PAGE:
Wednesday, November 21, 2007

The Pict, by Jack Dixon, A Review

Of Scarecrows and Scots: The Pict, by Jack Dixon, A Review

Thank you, Mr. Yelton, for that excellent and encouraging review. I'm glad you enjoyed reading The Pict; thank you for taking the time to do so.

Jack

Monday, November 12, 2007

13th Century Languedoc

Doing a lot of research lately for Novel Number Two, set primarily in 13th century Languedoc, Acre, and Scotland. Unlike The Pict, there's quite a bit of detailed documentation of the culture and events of that time. Won't have the creative liberties I enjoyed with The Pict.

I'd be appreciative of any and all tidbits of knowledge, especially obscure facts, about how people lived from 1250 - 1350: how classes interacted, common language usage of the day, clothing, economics, disease, etc. I'm most interested in these things as they apply to Cathars (known by their contemporaries not as 'Cathars', but as 'The Good Men,' 'Albigensians,' and a few other names), Templars, Mamluks, Catholic officials (including Inquisitors). All input welcome!

Independent Publishing
For writers planning to publish and not certain of how to go about it, take a few moments to check out a new organization, the Independent Authors Guild. There's a discussion group and a website for the organization. Of course, I'd be happy to discuss the process of publishing your book independently, as there are tremendous and growing resources available for those who would rather write, publish, and retain the rights to their work instead of playing the lengthy, costly, hazardous, and daunting courting game with agents and publishing companies.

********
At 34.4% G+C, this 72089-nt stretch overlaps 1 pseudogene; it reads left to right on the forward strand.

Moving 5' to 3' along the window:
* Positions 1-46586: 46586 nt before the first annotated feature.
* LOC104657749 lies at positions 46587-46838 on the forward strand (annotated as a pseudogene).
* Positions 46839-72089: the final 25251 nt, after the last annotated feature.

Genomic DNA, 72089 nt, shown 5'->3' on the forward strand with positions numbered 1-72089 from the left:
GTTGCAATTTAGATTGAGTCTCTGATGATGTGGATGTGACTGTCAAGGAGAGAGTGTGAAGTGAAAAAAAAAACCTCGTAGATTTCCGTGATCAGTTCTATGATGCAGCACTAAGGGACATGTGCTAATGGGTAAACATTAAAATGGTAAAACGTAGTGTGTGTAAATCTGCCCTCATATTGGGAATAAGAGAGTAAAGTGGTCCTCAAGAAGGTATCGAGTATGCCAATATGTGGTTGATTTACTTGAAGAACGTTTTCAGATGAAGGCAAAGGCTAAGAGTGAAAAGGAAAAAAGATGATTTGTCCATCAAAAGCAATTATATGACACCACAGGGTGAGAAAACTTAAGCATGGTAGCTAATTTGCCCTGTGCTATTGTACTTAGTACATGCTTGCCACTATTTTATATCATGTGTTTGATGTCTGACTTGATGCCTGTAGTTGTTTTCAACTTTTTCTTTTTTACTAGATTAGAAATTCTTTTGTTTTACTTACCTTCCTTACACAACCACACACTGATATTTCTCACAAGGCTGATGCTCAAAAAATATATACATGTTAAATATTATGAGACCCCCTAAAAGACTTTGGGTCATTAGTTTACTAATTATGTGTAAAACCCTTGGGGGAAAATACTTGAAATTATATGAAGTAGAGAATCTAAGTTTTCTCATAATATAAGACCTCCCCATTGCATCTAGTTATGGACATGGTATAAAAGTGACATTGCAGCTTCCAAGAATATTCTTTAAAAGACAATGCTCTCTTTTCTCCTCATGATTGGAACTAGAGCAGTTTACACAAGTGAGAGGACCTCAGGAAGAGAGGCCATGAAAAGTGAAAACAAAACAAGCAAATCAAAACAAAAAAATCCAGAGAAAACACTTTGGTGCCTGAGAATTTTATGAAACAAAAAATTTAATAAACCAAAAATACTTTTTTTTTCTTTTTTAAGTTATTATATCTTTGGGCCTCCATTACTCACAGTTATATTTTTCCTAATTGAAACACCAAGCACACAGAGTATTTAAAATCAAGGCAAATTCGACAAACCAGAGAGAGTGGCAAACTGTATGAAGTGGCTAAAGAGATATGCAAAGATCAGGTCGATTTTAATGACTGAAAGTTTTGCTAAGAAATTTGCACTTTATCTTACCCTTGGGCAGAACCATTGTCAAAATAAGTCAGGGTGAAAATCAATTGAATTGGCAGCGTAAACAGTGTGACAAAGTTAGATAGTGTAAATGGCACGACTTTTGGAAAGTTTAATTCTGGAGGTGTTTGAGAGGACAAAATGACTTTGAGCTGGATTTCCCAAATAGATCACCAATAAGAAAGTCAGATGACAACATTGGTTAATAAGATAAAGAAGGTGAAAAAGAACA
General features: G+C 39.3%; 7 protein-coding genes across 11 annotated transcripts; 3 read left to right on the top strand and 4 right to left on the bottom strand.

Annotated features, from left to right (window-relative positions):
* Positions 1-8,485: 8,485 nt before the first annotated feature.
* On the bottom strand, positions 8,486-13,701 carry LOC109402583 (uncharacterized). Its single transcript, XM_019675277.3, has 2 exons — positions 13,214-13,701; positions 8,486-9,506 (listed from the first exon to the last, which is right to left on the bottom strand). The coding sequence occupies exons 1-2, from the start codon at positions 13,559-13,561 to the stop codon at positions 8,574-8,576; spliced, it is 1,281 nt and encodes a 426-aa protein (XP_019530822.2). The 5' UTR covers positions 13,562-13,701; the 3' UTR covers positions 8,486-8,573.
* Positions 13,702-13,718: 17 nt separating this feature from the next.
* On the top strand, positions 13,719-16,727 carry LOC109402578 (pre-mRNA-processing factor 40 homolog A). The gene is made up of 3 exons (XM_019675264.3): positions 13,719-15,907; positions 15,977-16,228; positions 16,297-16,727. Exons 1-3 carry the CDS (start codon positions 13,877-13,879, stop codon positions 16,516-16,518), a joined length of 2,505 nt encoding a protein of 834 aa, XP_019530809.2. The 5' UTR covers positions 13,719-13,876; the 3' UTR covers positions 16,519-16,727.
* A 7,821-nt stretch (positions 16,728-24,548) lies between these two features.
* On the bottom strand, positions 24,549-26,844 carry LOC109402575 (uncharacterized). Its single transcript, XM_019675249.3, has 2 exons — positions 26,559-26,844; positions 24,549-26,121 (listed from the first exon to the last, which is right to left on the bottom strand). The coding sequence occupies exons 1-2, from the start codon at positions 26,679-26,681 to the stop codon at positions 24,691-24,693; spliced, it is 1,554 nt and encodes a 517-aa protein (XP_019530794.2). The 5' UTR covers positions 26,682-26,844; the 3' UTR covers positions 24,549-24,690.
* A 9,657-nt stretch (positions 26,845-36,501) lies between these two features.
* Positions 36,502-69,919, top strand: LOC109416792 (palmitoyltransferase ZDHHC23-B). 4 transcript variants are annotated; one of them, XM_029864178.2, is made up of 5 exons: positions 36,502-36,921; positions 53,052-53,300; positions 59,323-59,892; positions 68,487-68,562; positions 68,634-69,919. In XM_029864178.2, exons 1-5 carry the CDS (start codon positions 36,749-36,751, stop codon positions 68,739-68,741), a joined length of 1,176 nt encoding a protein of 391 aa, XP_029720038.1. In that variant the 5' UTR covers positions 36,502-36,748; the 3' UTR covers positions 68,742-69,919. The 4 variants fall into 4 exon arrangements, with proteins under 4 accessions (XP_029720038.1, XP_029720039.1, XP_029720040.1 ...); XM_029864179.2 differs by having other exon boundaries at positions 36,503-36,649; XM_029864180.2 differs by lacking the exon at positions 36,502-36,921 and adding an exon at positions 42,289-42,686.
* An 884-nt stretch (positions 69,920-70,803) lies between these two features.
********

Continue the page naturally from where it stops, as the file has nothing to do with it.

Wednesday, November 7, 2007

Review: Scarecrow in Gray, by Barry Yelton
In Scarecrow in Gray, Barry Yelton has artfully captured the harrowing battlefield experiences of a humble and unassuming Southern farmer who joined the Confederacy for no cause other than that of honoring his fellow man. Mr. Yelton paints a vivid picture of a simple man with a powerful spirit, caught up in a complex war that made ghosts of such men.

Francis Yelton is the humble farmer, a peaceable man with a virtuous heart. Francis is driven by love for his family to stay home from the war and to protect them through unusually perilous times. But he is also driven by his conscience to honor the sacrifices of those who gave up the security of home to fight for a higher ideal. While Francis may not fully share the ideals of “The Cause,” he enlists to do his part, that the sacrifices of those who went before him should not be in vain, and that his family should not bear the dishonor of his failure to serve.

My favorite books are those that transport the reader to the scene, and that effectively convey the experiences and emotions of the characters involved. In these things, the author has succeeded admirably. Mr. Yelton has made the horrors of war palpable, and the futility of that war real for us.